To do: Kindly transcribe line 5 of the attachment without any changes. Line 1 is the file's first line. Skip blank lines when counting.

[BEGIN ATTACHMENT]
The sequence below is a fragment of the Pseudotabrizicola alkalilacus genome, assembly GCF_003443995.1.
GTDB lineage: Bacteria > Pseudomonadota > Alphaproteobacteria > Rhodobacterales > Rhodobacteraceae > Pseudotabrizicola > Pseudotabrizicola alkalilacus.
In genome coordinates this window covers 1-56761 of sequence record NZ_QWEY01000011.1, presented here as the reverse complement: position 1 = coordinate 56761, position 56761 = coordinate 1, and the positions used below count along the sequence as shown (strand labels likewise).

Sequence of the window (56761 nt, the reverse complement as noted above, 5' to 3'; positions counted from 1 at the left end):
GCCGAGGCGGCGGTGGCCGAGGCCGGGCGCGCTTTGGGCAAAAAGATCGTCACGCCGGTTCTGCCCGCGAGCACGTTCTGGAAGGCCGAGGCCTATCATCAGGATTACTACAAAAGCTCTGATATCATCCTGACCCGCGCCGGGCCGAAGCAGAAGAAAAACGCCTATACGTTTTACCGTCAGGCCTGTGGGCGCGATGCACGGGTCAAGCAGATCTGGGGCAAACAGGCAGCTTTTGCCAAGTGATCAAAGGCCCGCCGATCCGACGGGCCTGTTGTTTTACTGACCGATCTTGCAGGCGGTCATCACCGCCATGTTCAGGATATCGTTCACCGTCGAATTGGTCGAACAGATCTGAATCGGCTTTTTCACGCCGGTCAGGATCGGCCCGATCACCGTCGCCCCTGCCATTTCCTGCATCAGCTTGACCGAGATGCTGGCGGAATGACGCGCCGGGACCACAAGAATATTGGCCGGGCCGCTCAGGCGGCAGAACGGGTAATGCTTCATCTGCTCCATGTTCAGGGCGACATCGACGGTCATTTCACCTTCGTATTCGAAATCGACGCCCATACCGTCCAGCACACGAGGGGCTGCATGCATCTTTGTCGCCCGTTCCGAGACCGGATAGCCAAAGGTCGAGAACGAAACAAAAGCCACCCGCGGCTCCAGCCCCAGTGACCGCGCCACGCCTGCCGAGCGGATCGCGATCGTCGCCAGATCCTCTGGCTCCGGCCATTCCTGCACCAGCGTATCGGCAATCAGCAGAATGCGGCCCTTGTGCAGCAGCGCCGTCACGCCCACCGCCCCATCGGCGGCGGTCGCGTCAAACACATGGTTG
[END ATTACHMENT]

GCCGAGGCGGCGGTGGCCGAGGCCGGGCGCGCTTTGGGCAAAAAGATCGTCACGCCGGTTCTGCCCGCGAGCACGTTCTGGAAGGCCGAGGCCTATCATCAGGATTACTACAAAAGCTCTGATATCATCCTGACCCGCGCCGGGCCGAAGCAGAAGAAAAACGCCTATACGTTTTACCGTCAGGCCTGTGGGCGCGATGCACGGGTCAAGCAGATCTGGGGCAAACAGGCAGCTTTTGCCAAGTGATCAAAGGCCCGCCGATCCGACGGGCCTGTTGTTTTACTGACCGATCTTGCAGGCGGTCATCACCGCCATGTTCAGGATATCGTTCACCGTCGAATTGGTCGAACAGATCTGAATCGGCTTTTTCACGCCGGTCAGGATCGGCCCGATCACCGTCGCCCCTGCCATTTCCTGCATCAGCTTGACCGAGATGCTGGCGGAATGACGCGCCGGGACCACAAGAATATTGGCCGGGCCGCTCAGGCGGCAGAACGGGTAATGCTTCATCTGCTCCATGTTCAGGGCGACATCGACGGTCATTTCACCTTCGTATTCGAAATCGACGCCCATACCGTCCAGCACACGAGGGGCTGCATGCATCTTTGTCGCCCGTTCCGAGACCGGATAGCCAAAGGTCGAGAACGAAACAAAAGCCACCCGCGGCTCCAGCCCCAGTGACCGCGCCACGCCTGCCGAGCGGATCGCGATCGTCGCCAGATCCTCTGGCTCCGGCCATTCCTGCACCAGCGTATCGGCAATCAGCAGAATGCGGCCCTTGTGCAGCAGCGCCGTCACGCCCACCGCCCCATCGGCGGCGGTCGCGTCAAACACATGGTTG